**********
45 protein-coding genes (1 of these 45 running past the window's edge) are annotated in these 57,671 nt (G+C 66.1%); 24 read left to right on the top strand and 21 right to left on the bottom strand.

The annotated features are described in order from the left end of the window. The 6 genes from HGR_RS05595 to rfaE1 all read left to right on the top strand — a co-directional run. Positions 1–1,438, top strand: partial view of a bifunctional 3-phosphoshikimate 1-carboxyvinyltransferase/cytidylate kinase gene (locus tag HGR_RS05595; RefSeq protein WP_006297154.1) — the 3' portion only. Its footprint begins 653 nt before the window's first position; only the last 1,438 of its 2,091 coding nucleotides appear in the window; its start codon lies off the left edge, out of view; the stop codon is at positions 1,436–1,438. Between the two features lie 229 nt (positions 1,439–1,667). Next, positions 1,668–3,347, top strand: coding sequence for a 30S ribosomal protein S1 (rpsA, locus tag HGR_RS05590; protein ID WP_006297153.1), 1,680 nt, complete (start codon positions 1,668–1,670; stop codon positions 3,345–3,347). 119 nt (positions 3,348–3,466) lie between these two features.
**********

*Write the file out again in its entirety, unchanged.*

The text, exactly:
45 protein-coding genes (1 of these 45 running past the window's edge) are annotated in these 57,671 nt (G+C 66.1%); 24 read left to right on the top strand and 21 right to left on the bottom strand.

The annotated features are described in order from the left end of the window. The 6 genes from HGR_RS05595 to rfaE1 all read left to right on the top strand — a co-directional run. Positions 1–1,438, top strand: partial view of a bifunctional 3-phosphoshikimate 1-carboxyvinyltransferase/cytidylate kinase gene (locus tag HGR_RS05595; RefSeq protein WP_006297154.1) — the 3' portion only. Its footprint begins 653 nt before the window's first position; only the last 1,438 of its 2,091 coding nucleotides appear in the window; its start codon lies off the left edge, out of view; the stop codon is at positions 1,436–1,438. Between the two features lie 229 nt (positions 1,439–1,667). Next, positions 1,668–3,347, top strand: coding sequence for a 30S ribosomal protein S1 (rpsA, locus tag HGR_RS05590; protein ID WP_006297153.1), 1,680 nt, complete (start codon positions 1,668–1,670; stop codon positions 3,345–3,347). 119 nt (positions 3,348–3,466) lie between these two features.